Chris Enloe reports at The Blaze that despite the decision by leaders of Evanston, Illinois to pay reparations, activists are demanding more. He writes:
A Chicago suburb is slated to become the first American city to offer reparations to their black residents. But now some activists are saying the city’s plans do not go far enough to pay for past racial transgressions.
What is the background?
Evanston, Illinois, a city about 12 miles north of downtown Chicago, approved a plan in 2019 to “financially compensate its black residents to address the wealth and opportunity gaps they have experienced because of historical racism and discrimination,” NBC News reported.
The city plans to pay for reparation payments using tax revenue collected from sales of recreational marijuana. Evanston pledged to spend $10 million on reparations over a 10-year period.
What is happening now?
City leaders recently unveiled plans for the Restorative Housing Reparations, the first round of reparations payments. According to WLS-TV, the program “would distribute up to $25,000 for housing per eligible resident.”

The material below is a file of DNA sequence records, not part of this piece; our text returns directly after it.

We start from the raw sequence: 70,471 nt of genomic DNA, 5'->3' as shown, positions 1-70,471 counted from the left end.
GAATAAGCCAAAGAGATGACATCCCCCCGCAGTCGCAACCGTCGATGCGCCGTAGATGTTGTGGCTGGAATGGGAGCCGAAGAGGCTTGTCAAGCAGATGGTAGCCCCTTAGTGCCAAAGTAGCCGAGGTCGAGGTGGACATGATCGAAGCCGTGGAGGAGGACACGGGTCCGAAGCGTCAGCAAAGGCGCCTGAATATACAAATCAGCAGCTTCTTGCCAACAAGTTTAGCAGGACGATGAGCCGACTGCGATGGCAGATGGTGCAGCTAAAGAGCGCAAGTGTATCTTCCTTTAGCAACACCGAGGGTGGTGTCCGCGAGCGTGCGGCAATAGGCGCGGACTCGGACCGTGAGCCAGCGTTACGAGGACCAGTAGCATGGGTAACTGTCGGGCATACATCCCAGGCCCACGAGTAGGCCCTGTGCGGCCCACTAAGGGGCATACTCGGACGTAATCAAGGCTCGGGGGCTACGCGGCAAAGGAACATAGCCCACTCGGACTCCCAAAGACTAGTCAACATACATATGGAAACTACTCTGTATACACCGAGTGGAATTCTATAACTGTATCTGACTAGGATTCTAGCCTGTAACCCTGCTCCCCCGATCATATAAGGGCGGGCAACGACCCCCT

More from Newsweek:
To qualify for Evanston’s reparations program, Black residents must have either lived in Evanston between 1919 and 1969 and suffered from housing discrimination, or be a direct descendant of someone who did.
It was during that period that Evanston’s Black families suffered from redlining and other discriminatory housing policies that prevented them from purchasing property in desirable neighborhoods, Dino Robinson, a historian and the founder of the Shorefront Legacy Center, told Newsweek.However, community activists who spoke to WSL say the reparation plans don’t go nearly far enough.
- “Reparations are meant to close the racial wealth gap. The program that the City of Evanston is offering does not do that,” community activist Kevin Brown said.
- “This housing program is not what reparations mean. It’s not all-inclusive,” Sebastian Nall, an organizer for Evanston Rejects Racist Reparations, said.
- “Just putting money into a loan is not true reparations,” Sarah Bogan of Evanston Fight for Black Lives said.
Meanwhile, Rev. Michael Nabors, the president of the Evanston NAACP, told Newsweek that no amount of money will ever redress the harm that racism and discrimination caused generations of black families.
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